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The Captain tells Leggatt a little about himself and his anxieties concerning his role as Captain of the ship. He is a stranger and all his crewmen know is that he is supposed to get the ship home. Leggatt says that he is grateful that he found the ladder where it was at that time of night and was able to come up, but the possibility of being chased by the Sephora still lurks. Suddenly Leggatt looks tired and haggard. The Captain tells him to get into bed and helps him. Leggatt immediately rolls over on his back and flings one arm over his eyes. The Captain looks at him as if it is himself in bed. He then carefully pins the two curtains together to prevent him from being detected and oddly feels as though he is in two places rather than in one.
Suddenly the Captain hears knocking. It is the steward who brings him coffee. The Captain momentarily panics and the steward looks at him oddly then leaves, hooking the door open. Suddenly the steward appears again and asks whether he can close the captain's port. The Captain agrees and then the steward asks whether he can come in to take the empty cup. He allows him and then locks the door when he goes out. Leggatt is still fast asleep. The Captain then decides to go to the deck. He encounters the second mate and chief mate and the steward on the way. The chief mate meets him, touching his cap. There is a curiosity in his eyes, which the Captain does not like. The steward had told him about his "queer" behavior. The Captain delivers an order, the first ever and he stays to watch it executed. They then go for breakfast in the Captain's quarters. The Captain is totally distracted and does not eat anything. He is constantly watching his secret self, sleeping in the bed totally dependent on his actions and his personality. He feels himself going mad and as soon as the two men leave, he shakes Leggatt awake. When Leggatt opens his eyes, the Captain tells him to vanish into the bathroom. He does so noiselessly.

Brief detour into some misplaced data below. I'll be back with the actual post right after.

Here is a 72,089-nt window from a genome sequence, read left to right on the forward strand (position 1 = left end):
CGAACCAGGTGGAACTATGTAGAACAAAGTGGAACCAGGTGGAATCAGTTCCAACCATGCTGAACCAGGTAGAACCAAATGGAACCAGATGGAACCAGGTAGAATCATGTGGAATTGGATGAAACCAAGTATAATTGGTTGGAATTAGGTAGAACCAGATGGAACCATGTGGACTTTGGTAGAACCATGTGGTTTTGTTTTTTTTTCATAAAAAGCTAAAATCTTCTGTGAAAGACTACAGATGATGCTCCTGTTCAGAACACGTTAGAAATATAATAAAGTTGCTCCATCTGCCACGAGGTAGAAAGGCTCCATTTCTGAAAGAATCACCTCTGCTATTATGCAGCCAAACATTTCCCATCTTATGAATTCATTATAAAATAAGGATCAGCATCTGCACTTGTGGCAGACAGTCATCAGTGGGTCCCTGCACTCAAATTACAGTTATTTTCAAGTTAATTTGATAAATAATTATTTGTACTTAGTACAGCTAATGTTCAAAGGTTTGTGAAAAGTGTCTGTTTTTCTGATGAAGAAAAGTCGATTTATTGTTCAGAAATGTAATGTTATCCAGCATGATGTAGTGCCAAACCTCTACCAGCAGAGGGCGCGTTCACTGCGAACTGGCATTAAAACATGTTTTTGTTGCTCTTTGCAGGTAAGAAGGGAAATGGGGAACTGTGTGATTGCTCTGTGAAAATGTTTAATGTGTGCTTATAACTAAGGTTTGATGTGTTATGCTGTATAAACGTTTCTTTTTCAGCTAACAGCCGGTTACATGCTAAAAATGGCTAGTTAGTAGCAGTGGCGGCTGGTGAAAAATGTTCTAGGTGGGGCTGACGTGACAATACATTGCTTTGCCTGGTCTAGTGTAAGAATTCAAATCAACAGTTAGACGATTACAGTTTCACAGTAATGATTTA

The Captain calls the steward to clean the room. When the steward is about to finish dusting, he sends for the mate and engages him in some insignificant conversation. The idea is to allow him to have a good look at the cabin and then shut the door of the stateroom and get his double back with a clear conscience. The latter sits on a folding stool half-smothered by the heavy coats hanging there. They can distinctly hear the steward going into the bathroom, cleaning, scrubbing and going into the saloon. The double looks so similar that anybody can mistake him for the Captain himself. As the Captain is looking at him, a voice tells him that there is a ship's boat coming their way. The Captain wants to say something to Leggatt but instead goes on deck.
This part of the story reveals the extremes that the Captain must go to in order to keep Leggatt's presence concealed. It also shows the Captain divulging his own story although it pales in comparison to Leggatt's murder of his shipmate. Still a mutual sharing of secrets has occurred which binds these two men together. Conrad makes the two strangers on the ship face each other in the cabin where they are prevented from speaking as freely with the arrival of dawn and the presence of people on board. Their communication becomes unspoken, one of looks and gestures that are read on each other's face. By the end of the first part, the Captain does not even need to tell Leggatt anything, "What could I tell him that he did not already know?" Both of them observe and are being observed by the other. In this way, they confirm each other's existence.
Leggatt also repeats how he was surprised to discover the ladder down on an anchored ship. This obviously is not protocol and reveals the Captain's inability to keep order on his ship. Although it proved fortuitous for Leggatt, he seems to be suggesting that the Captain needs to take better control of his ship. In fact, in this scene the Captain gives his first order to his crew, a sign of Leggatt's influence on him.
Whenever Conrad speaks of the double, he uses words like "ghostly," "silent" and "gray." These words suggest that he has been etherized, or has a split personality as he often has two distinct impressions at the same time. The action of the plot indicates that Leggatt is savage and instinctual while the Captain is uncertain and indecisive. The Captain's evocative words point to the fact that Leggatt is something other than a human being, that he holds the mystery to the Captain's quest for self-understanding and decisive action.
The tension between the Captain and his crew is exacerbated by the presence of Leggatt. They seem to think his behavior even odder than before and are beginning to lose faith in his mental capabilities.